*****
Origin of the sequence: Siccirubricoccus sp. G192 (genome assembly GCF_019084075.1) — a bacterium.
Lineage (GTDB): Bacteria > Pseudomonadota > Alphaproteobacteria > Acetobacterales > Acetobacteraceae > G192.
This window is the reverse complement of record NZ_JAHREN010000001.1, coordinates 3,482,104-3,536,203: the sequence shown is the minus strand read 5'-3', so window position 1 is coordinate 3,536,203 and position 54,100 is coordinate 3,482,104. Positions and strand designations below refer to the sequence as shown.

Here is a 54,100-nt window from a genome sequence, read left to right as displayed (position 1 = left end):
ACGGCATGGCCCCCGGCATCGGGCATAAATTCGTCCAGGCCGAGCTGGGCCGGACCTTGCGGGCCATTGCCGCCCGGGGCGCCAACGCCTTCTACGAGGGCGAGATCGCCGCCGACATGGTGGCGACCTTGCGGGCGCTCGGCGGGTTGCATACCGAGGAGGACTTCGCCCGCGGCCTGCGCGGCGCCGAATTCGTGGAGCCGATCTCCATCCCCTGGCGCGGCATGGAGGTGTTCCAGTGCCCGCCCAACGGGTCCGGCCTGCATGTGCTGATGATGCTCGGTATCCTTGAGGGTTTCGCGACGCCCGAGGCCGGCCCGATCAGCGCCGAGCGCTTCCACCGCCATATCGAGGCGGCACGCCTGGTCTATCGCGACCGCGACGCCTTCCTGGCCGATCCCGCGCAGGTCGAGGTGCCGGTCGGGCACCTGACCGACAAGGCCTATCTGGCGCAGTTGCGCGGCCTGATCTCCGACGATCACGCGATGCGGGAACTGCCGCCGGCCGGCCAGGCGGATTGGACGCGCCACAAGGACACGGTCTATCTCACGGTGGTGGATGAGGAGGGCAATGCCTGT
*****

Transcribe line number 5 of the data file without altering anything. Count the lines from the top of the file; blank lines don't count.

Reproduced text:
ACGGCATGGCCCCCGGCATCGGGCATAAATTCGTCCAGGCCGAGCTGGGCCGGACCTTGCGGGCCATTGCCGCCCGGGGCGCCAACGCCTTCTACGAGGGCGAGATCGCCGCCGACATGGTGGCGACCTTGCGGGCGCTCGGCGGGTTGCATACCGAGGAGGACTTCGCCCGCGGCCTGCGCGGCGCCGAATTCGTGGAGCCGATCTCCATCCCCTGGCGCGGCATGGAGGTGTTCCAGTGCCCGCCCAACGGGTCCGGCCTGCATGTGCTGATGATGCTCGGTATCCTTGAGGGTTTCGCGACGCCCGAGGCCGGCCCGATCAGCGCCGAGCGCTTCCACCGCCATATCGAGGCGGCACGCCTGGTCTATCGCGACCGCGACGCCTTCCTGGCCGATCCCGCGCAGGTCGAGGTGCCGGTCGGGCACCTGACCGACAAGGCCTATCTGGCGCAGTTGCGCGGCCTGATCTCCGACGATCACGCGATGCGGGAACTGCCGCCGGCCGGCCAGGCGGATTGGACGCGCCACAAGGACACGGTCTATCTCACGGTGGTGGATGAGGAGGGCAATGCCTGT